Fun with Baltimore's architecture

Art Review

November 13, 2005|By GLENN MCNATT | GLENN MCNATT,SUN ART CRITIC

The Pop movement of the 1960s made art fun because it drew inspiration from the ubiquitous mass media of films, television and advertising, a ready-made visual language that anyone could understand.

Pop had its serious side, of course, but for the most part, it celebrated the ordinary and monumentalized the commonplace in a spirit of wry good humor.

Greg Otto's exuberant cityscapes in the gallery at the Peggy and Yale Gordon Center for Performing Arts in Owings Mills similarly transfigure Baltimore's architectural landmarks for the delight of eye, mind and heart.

In Otto's vision of the austere atrium at the Walters Art Museum, for example, the facade connecting the 1904 gallery and the 1974 Centre Street building is ablaze with colors that recall the painted temple pediments of classical Greece and Rome.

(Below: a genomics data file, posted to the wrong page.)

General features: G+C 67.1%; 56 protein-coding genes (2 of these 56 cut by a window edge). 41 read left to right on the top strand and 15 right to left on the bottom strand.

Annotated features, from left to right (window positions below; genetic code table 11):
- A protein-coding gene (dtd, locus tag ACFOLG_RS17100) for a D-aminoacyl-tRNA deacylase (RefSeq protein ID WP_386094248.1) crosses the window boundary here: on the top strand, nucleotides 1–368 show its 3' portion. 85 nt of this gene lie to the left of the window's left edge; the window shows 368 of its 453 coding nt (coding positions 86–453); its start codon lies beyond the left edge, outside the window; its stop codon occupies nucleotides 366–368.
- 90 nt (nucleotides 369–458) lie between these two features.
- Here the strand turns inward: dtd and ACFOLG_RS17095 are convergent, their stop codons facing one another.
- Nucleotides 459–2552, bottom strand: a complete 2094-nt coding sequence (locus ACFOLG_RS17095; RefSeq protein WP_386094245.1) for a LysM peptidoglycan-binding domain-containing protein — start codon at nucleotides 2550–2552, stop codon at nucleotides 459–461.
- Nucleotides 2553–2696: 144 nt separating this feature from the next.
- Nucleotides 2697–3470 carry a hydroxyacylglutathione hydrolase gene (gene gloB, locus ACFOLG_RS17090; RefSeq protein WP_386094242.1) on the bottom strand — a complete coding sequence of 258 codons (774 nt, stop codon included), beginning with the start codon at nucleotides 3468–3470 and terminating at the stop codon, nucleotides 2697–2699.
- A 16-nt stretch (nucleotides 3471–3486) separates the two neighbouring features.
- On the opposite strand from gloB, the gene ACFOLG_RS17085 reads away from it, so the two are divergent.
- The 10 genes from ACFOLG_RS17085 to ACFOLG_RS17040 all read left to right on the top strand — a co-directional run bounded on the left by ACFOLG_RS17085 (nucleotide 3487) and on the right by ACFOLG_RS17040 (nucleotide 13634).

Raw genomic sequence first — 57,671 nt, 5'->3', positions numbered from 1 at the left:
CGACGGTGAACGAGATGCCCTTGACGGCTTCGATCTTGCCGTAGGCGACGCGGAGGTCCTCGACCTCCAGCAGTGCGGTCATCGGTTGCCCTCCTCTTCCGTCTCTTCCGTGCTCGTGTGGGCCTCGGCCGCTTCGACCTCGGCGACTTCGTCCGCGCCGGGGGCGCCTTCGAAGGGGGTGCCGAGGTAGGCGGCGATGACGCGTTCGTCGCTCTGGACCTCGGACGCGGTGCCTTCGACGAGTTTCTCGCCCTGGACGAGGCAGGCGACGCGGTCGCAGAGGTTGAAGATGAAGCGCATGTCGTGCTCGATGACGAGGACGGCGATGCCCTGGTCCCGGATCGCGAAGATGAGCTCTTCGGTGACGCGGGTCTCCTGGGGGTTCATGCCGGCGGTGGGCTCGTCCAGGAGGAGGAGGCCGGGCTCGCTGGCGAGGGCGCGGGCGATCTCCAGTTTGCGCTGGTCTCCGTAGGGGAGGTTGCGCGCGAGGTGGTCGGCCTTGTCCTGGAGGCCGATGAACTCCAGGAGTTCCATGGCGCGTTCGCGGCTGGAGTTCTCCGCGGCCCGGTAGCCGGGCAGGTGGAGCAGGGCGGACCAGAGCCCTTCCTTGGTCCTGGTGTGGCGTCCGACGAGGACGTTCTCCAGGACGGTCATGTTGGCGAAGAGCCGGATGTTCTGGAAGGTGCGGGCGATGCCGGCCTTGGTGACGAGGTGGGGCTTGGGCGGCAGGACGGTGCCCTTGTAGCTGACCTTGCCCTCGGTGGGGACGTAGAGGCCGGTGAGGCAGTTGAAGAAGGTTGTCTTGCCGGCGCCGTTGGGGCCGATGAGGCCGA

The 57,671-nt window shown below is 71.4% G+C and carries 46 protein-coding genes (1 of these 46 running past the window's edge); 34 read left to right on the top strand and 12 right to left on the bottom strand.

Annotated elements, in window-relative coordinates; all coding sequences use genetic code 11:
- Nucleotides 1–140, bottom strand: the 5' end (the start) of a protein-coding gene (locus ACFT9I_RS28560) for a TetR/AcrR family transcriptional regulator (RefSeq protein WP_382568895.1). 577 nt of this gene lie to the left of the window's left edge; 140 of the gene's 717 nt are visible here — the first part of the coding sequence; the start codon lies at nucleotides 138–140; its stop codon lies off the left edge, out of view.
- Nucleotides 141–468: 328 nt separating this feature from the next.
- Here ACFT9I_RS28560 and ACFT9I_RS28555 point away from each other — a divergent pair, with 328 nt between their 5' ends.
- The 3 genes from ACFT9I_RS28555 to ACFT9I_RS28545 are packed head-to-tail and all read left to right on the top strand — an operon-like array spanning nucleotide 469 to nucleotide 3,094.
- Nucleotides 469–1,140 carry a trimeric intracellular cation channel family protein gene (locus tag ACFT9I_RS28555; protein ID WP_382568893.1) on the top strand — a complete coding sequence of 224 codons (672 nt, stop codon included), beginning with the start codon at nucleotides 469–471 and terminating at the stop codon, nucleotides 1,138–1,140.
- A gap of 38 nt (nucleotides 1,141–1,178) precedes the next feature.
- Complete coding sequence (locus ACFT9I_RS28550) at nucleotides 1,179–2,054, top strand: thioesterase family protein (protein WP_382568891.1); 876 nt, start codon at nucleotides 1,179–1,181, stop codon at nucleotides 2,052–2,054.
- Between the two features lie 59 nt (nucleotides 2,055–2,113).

Baltimore's Basilica gets a drenching with bright primary and secondary hues that lend its dignified structure a festive lightheartedness, while Mount Vernon's Washington Monument is a candy-colored stalk of granite thrusting upward to touch a Kodachrome blue sky.

The show includes a half-dozen monumentally scaled paintings of office towers as well as smaller-scale works on paper depicting innumerable urban nooks and crannies - rowhouses, alleys and the like.

It's an admittedly picturesque, tourist's-eye view of city life, but not a naive one; Otto is a master draftsman and his often vertiginous, oblique views of buildings and streets have an irresistible animal vitality that gives Baltimore a sparkling majesty worthy of its grand architectural heritage.

The show runs through Dec. 18. Hours are by appointment. The center is at 3506 Gwynnbrook Ave. Call 410-356-7469.

glenn.mcnatt@baltsun.com

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